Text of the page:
Beatrice Long Visitor Holy Dance

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Beatrice Long Visitor Holy Dance
Born Pine Ridge Reservation
Occupation Lakota keeper of the traditional ways, Activist, Field Health Care Worker, Native American Church elder, sundancer
Known for Work with International Council of 13 Indigenous Grandmothers opposing papal bulls authorizing the conversion and subjugation of indigenous peoples
Height 4 ft. 10 in.
Religion Native American Church; attended Roman Catholic boarding school
Parent(s) Antonia Long Visitor Holy Dance (mother)
Relatives Rita Long Visitor Holy Dance, Long Visitor, Loretta Long Visitor

Beatrice Long Visitor Holy Dance is a Native American spiritual elder who is a member of the Oglala Lakota Tribe and comes from the Pine Ridge Reservation in South Dakota. Beatrice has gained international recognition through her work with the Council of the International Council of 13 Indigenous Grandmothers - a group of women elders, medicine women and wisdom keepers founded in 2004.[1]


Beatrice was sent to a Roman Catholic boarding school at age 7. She waited for her younger sister Rita to wed and the two enjoyed a double wedding.[2]

She is a "Native American Church elder, sundancer, and health worker for people with diabetes," and works on a Youth Ambassador program with her sister to connect young people with spirituality and the Sun Dance.[3]

Among Beatrice's themes in her talks is forgiveness, something she has experience with. As a child, she watched as Christian missionaries stamped out the Lakota faith, and the federal government rounded up Lakotas and placed them on reservations. She also endured the murders of two of her children, one in 1994 and another in 2007. "I pray for the people who did that to them," Beatrice told me. "I pray that they have a clean soul and will someday be in the Creator's arms."[4]

She has driven a truck on the reservation for decades delivering medicines.[5] In 2012 she hosted a workshop for girls on "how to properly cut buffalo meat and dry it."[6]


“We have to keep repeating the prayers over and over again. When I reflect on my life of 79 years, I see a flat road of destruction. Youths are dying of drugs and ozone layer is depleting. The most powerful tool with us is to pray and pray with other communities for world peace.”[7]

The International Council of 13 Grandmothers[edit]

In 2004, Beatrice was approached by The Center for Sacred Studies to serve on the International Council of 13 Indigenous Grandmothers. [8]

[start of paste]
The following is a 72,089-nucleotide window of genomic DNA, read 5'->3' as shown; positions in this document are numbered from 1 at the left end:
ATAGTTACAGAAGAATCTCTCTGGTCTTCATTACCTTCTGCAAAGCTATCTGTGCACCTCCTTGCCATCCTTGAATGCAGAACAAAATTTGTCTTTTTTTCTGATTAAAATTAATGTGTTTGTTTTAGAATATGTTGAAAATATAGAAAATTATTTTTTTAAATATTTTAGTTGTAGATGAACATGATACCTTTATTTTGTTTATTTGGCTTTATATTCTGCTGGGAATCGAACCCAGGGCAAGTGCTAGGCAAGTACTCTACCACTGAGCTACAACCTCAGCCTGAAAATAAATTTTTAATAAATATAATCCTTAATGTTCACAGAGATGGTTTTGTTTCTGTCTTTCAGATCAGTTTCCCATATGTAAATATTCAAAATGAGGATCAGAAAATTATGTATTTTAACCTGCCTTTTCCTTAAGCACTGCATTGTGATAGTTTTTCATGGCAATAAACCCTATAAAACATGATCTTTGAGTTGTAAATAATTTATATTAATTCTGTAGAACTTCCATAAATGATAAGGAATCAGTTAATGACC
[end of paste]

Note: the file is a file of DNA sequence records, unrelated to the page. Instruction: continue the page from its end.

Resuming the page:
In 2009, The Gazette of Colorado Springs, Colorado described her schedule with the Grandmothers as "hectic", noting that she traveled by "Greyhound bus or car, driven by her daughter Loretta Long Visitor."[4]

In 2008, she joined the Grandmothers in delivering a petition to Pope Benedict XVI in Vatican City by hand, requesting the Pope to revoke the three papal bulls authorizing the conversion and subjugation of the indigenous peoples of the Americas.[9]

The Papal Bulls that the Grandmothers are demanding to be revoked are:

The Grandmothers received no response after this request.

However, the letter which Beatrice Long Visitor Holy Dance wrote on this topic was featured on the National Catholic Reporter website, under the title "The past is a very living thing: Try not to forget it."[11]

She was interviewed on her work with the Council by the Women Rising Radio Project in 2011.[5]


  1. ^ Schaefer (2006) p.2
  2. ^ Schaefer (2006) p.66
  3. ^ "Beatrice Long-Visitor Holy Dance". Omega Institute for Holistic Studies. Retrieved 2013-06-17. 
  4. ^ a b "THE PULPIT: Lakota 'Grandma' walks and talks peace, forgiveness". The Gazette (Colorado Springs). 2009-04-24. Retrieved 2013-06-17. 
  5. ^ a b "Women Rising XI: International Council of the 13 Indigenous Grandmothers". Women Rising Radio Project. 2011-10-21. Retrieved 2013-06-17. 
  6. ^ "Medicine Wheel Healing Community News". Retrieved 2013-06-17. 
  7. ^ Mohan, Vibhor (2006-10-15). "13 ‘grandmothers’ pray for world peace". The Tribune (Chandigarh, India - Himachal Pradesh). Retrieved 2013-06-21. 
  8. ^ Supriano, S, (2009-04-06)
  9. ^ Capriccioso, R, Jul 17, 2008 (Updated: Apr 24, 2009), Indigenous grandmas nearly kicked out of Vatican. Indian Country Today
  10. ^ Chittister (2009)
  11. ^ Chittister, J, April 24, 2009, Blog on National Catholic Reporter website, The past is a very living thing: Try not to forget it.


External links[edit]